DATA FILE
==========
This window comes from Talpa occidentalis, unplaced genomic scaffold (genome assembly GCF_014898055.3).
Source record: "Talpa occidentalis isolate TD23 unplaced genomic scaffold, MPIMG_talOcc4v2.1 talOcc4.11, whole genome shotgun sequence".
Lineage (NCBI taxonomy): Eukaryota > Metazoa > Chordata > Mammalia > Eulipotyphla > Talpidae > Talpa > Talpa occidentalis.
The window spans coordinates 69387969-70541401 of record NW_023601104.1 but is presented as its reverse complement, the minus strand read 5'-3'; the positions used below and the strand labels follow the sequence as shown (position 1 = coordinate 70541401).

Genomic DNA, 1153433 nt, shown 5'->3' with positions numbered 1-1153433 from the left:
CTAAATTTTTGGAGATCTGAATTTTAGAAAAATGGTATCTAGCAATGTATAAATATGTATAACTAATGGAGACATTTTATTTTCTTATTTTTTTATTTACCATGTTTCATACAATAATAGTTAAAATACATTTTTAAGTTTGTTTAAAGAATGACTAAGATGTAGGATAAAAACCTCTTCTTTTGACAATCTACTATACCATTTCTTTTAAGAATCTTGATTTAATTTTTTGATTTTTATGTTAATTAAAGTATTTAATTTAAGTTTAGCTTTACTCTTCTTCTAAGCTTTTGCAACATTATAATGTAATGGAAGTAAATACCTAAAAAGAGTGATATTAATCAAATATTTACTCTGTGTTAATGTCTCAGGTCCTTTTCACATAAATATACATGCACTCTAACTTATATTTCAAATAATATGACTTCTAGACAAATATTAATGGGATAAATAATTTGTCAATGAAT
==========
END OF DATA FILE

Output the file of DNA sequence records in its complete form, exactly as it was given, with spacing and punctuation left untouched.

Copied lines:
This window comes from Talpa occidentalis, unplaced genomic scaffold (genome assembly GCF_014898055.3).
Source record: "Talpa occidentalis isolate TD23 unplaced genomic scaffold, MPIMG_talOcc4v2.1 talOcc4.11, whole genome shotgun sequence".
Lineage (NCBI taxonomy): Eukaryota > Metazoa > Chordata > Mammalia > Eulipotyphla > Talpidae > Talpa > Talpa occidentalis.
The window spans coordinates 69387969-70541401 of record NW_023601104.1 but is presented as its reverse complement, the minus strand read 5'-3'; the positions used below and the strand labels follow the sequence as shown (position 1 = coordinate 70541401).

Genomic DNA, 1153433 nt, shown 5'->3' with positions numbered 1-1153433 from the left:
CTAAATTTTTGGAGATCTGAATTTTAGAAAAATGGTATCTAGCAATGTATAAATATGTATAACTAATGGAGACATTTTATTTTCTTATTTTTTTATTTACCATGTTTCATACAATAATAGTTAAAATACATTTTTAAGTTTGTTTAAAGAATGACTAAGATGTAGGATAAAAACCTCTTCTTTTGACAATCTACTATACCATTTCTTTTAAGAATCTTGATTTAATTTTTTGATTTTTATGTTAATTAAAGTATTTAATTTAAGTTTAGCTTTACTCTTCTTCTAAGCTTTTGCAACATTATAATGTAATGGAAGTAAATACCTAAAAAGAGTGATATTAATCAAATATTTACTCTGTGTTAATGTCTCAGGTCCTTTTCACATAAATATACATGCACTCTAACTTATATTTCAAATAATATGACTTCTAGACAAATATTAATGGGATAAATAATTTGTCAATGAAT